Day 43–46: Climate Change Sparks Debate in the White House

London, Monday, March 23, 2015. (AP Photo/Alastair Grant) WASHINGTON D.C. – This week, the world of politics was figuratively heating up as the globe was literally heating up following Donald Trump’s continued verbal attack on the Paris Agreement. The New York Times revealed Thursday that there is turmoil within the White House and, supposedly, the administration is fiercely split on this matter. Trump’s senior advisor and resident puppet master, Stephen Bannon—and his advanced knowledge of global climate change—is urging Trump to break ties with the agreement that essentially requires every country to make efforts to reduce its carbon footprint.

Daughter Ivanka Trump (Ivanka, sweetie, it isn’t take your daughter to work day so run away from your father’s chaos as fast as you can for your own good) and Secretary of State Rex Tillerson urge strongly against breaking the accord in fear of negative diplomatic relations.

In January, The Guardian published an article on Donald Trump and his views on climate change in which it asserted, “There’s no doubt the world will lose out if America decides to relinquish global leadership on battling climate change.” Diplomats from countries such as France and Mexico have threatened to place punitive carbon tariffs on all American exports, meaning that industries in the U.S. that create high levels of CO2 emissions would be taxed heavier to export their goods to other nations.

At the end of 2015, around the time everyone stopped complaining about President Obama and starting wishing they could vote for him again, the United Nations began its convention on climate change. The Paris Agreement opened for signatures April 22, 2016 (Earth Day) and was signed by 194 countries, including the United States. The Paris Agreement has three aims:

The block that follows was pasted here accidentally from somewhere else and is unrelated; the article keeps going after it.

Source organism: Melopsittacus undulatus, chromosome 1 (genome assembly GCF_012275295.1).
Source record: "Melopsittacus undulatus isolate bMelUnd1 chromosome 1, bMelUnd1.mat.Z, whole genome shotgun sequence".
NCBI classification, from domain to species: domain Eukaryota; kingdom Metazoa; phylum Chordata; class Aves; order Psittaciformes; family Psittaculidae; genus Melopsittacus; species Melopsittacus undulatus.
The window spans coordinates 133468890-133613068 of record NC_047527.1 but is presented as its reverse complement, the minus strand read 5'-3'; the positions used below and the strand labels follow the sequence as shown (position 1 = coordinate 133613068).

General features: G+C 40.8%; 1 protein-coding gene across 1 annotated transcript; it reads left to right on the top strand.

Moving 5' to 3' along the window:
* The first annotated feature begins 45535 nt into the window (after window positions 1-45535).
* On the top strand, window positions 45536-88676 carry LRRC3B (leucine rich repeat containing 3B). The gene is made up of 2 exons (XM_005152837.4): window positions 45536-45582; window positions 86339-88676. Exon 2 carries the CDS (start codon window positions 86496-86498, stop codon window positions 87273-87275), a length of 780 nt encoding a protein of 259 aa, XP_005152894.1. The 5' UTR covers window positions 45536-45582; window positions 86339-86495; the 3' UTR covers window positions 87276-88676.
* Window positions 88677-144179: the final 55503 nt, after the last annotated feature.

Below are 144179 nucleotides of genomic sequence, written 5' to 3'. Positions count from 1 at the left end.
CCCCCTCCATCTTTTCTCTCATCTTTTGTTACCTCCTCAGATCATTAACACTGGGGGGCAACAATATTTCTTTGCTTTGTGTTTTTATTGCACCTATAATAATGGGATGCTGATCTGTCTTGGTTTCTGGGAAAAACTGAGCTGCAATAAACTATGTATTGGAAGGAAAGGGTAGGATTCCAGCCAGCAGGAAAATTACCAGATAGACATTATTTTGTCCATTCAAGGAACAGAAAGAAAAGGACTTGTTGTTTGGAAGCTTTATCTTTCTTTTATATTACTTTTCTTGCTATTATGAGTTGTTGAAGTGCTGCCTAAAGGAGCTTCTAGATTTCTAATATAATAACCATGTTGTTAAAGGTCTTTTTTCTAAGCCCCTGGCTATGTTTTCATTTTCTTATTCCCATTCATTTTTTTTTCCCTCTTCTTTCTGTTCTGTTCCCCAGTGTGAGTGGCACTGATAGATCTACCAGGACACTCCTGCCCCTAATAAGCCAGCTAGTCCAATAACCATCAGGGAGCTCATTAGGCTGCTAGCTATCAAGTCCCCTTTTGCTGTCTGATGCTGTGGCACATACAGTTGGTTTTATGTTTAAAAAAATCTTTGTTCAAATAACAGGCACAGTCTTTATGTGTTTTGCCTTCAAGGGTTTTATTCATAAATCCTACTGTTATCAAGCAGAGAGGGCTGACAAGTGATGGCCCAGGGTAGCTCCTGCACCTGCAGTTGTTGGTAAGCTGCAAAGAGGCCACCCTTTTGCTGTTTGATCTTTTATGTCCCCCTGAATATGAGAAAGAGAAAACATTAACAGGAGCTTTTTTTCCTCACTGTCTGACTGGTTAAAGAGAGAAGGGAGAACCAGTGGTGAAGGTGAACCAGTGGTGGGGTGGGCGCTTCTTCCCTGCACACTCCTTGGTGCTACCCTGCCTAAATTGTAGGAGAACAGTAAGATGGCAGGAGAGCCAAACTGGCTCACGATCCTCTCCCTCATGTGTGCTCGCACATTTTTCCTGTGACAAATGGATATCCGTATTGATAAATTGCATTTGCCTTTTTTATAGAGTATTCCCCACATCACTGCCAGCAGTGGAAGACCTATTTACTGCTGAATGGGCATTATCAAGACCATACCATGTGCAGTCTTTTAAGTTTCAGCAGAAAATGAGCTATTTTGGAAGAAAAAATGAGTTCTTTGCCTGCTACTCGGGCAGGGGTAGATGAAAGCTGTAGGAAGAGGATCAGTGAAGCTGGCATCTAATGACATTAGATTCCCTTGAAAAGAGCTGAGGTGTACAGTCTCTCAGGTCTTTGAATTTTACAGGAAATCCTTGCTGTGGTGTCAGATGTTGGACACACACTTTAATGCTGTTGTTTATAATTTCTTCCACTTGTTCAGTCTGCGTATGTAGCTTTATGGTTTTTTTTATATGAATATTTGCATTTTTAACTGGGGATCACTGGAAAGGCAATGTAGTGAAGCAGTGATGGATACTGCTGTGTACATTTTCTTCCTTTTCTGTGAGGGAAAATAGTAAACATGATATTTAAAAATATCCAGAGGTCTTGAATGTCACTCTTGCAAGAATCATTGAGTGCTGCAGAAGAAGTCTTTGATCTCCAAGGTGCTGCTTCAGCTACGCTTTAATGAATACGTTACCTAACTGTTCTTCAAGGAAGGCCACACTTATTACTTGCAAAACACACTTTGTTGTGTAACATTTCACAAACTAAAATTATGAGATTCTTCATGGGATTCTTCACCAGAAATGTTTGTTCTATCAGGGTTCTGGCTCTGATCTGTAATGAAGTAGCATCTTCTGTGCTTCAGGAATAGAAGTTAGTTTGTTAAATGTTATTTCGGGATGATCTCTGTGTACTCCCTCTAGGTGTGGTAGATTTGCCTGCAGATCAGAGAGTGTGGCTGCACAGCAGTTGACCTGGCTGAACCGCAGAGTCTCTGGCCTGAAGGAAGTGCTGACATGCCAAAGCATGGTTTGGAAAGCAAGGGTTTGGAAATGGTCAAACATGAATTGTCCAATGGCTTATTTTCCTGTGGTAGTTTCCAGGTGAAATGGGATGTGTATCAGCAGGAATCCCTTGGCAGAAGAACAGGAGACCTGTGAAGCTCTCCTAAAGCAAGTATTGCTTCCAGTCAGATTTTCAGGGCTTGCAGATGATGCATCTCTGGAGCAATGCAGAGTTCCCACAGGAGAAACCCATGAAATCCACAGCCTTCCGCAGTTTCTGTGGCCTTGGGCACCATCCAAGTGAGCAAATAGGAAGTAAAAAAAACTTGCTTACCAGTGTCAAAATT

• Hold the increase in the global average temperature to below 2° C.
  • Increase the ability to adapt to the adverse impacts of climate change and foster resilience and low greenhouse gas emissions
  • Make finance flows consistent with a pathway towards low greenhouse gas emissions and climate-resilient development.

The exact language can be found on the UNFCCC’s webpage.

The Paris Agreement will not go into effect until 2020. Facilitative dialogue about the details of the agreement will begin next year, including changes in fiscal policy to make the free market more eco-friendly and to push public and private sectors to involve themselves to make these goals possible.

But remember, folks, global warming is a “hoax” so really we have nothing to be worried about, right?

Because Syracuse is always in the 60°F range one day and snowing the next.

Just because you call something a hoax (multiple times) does not mean it is actually a hoax, particularly one that is “created by and for the Chinese in order to make U.S. manufacturing non-competitive." Talk about one solid conspiracy theory.

Backing out of the Paris Agreement could not only have detrimental effects on diplomatic relations but will most definitely have a negative impact on the environment. The U.S. is ranked second in the world in total greenhouse gas emissions, creating about 15.6 percent of global emissions. (See the rankings.) Further, global average temperatures have already increased by 1° C.

Unfortunately for polar bears and snowman families everywhere, Trump simply does not care about anything he won’t make money from.

So next time you go for a winter-walk through the woods, remember to take your swimsuit and sunscreen, because in the words of Smash Mouth, “The water’s getting warm, so you might as well swim.”